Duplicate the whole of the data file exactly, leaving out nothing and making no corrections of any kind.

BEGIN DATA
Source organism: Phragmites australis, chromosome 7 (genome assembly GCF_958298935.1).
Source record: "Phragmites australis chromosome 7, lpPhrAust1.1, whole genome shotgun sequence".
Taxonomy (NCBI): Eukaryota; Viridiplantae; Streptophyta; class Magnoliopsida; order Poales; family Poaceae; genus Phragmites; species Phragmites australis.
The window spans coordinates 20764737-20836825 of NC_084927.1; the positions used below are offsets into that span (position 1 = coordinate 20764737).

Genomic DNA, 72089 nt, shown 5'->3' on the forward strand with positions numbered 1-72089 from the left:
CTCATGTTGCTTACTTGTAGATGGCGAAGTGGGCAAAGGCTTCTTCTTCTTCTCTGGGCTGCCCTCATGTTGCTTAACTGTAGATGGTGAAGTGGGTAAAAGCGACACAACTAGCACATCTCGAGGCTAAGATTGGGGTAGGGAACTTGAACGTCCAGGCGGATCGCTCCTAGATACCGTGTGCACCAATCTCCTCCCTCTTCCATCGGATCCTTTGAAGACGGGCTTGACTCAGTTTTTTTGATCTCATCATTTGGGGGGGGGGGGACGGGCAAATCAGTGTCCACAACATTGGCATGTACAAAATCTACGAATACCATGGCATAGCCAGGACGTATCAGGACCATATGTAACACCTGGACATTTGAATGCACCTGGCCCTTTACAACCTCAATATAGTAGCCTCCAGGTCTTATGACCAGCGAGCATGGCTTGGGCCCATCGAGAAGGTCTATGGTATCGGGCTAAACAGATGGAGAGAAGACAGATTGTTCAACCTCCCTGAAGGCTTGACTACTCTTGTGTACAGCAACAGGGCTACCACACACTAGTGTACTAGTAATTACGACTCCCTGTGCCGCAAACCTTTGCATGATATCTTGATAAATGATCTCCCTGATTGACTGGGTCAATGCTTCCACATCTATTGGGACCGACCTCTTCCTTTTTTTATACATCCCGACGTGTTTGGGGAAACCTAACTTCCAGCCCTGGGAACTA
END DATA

Source organism: Phragmites australis, chromosome 7 (genome assembly GCF_958298935.1).
Source record: "Phragmites australis chromosome 7, lpPhrAust1.1, whole genome shotgun sequence".
Taxonomy (NCBI): Eukaryota; Viridiplantae; Streptophyta; class Magnoliopsida; order Poales; family Poaceae; genus Phragmites; species Phragmites australis.
The window spans coordinates 20764737-20836825 of NC_084927.1; the positions used below are offsets into that span (position 1 = coordinate 20764737).

Genomic DNA, 72089 nt, shown 5'->3' on the forward strand with positions numbered 1-72089 from the left:
CTCATGTTGCTTACTTGTAGATGGCGAAGTGGGCAAAGGCTTCTTCTTCTTCTCTGGGCTGCCCTCATGTTGCTTAACTGTAGATGGTGAAGTGGGTAAAAGCGACACAACTAGCACATCTCGAGGCTAAGATTGGGGTAGGGAACTTGAACGTCCAGGCGGATCGCTCCTAGATACCGTGTGCACCAATCTCCTCCCTCTTCCATCGGATCCTTTGAAGACGGGCTTGACTCAGTTTTTTTGATCTCATCATTTGGGGGGGGGGGGACGGGCAAATCAGTGTCCACAACATTGGCATGTACAAAATCTACGAATACCATGGCATAGCCAGGACGTATCAGGACCATATGTAACACCTGGACATTTGAATGCACCTGGCCCTTTACAACCTCAATATAGTAGCCTCCAGGTCTTATGACCAGCGAGCATGGCTTGGGCCCATCGAGAAGGTCTATGGTATCGGGCTAAACAGATGGAGAGAAGACAGATTGTTCAACCTCCCTGAAGGCTTGACTACTCTTGTGTACAGCAACAGGGCTACCACACACTAGTGTACTAGTAATTACGACTCCCTGTGCCGCAAACCTTTGCATGATATCTTGATAAATGATCTCCCTGATTGACTGGGTCAATGCTTCCACATCTATTGGGACCGACCTCTTCCTTTTTTTATACATCCCGACGTGTTTGGGGAAACCTAACTTCCAGCCCTGGGAACTA